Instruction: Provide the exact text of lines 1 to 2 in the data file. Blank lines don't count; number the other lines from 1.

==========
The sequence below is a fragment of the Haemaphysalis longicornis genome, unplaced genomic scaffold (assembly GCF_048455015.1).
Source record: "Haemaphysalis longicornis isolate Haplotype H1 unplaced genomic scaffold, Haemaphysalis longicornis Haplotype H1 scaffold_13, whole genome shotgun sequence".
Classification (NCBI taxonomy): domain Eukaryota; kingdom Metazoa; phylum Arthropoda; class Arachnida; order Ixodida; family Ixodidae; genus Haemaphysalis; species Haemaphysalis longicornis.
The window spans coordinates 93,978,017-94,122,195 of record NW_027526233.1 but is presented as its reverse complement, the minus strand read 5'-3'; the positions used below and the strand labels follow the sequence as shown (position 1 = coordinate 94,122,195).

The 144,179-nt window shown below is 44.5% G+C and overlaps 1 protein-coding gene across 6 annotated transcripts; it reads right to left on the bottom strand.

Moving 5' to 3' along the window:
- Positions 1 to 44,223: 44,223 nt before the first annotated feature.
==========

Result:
The sequence below is a fragment of the Haemaphysalis longicornis genome, unplaced genomic scaffold (assembly GCF_048455015.1).
Source record: "Haemaphysalis longicornis isolate Haplotype H1 unplaced genomic scaffold, Haemaphysalis longicornis Haplotype H1 scaffold_13, whole genome shotgun sequence".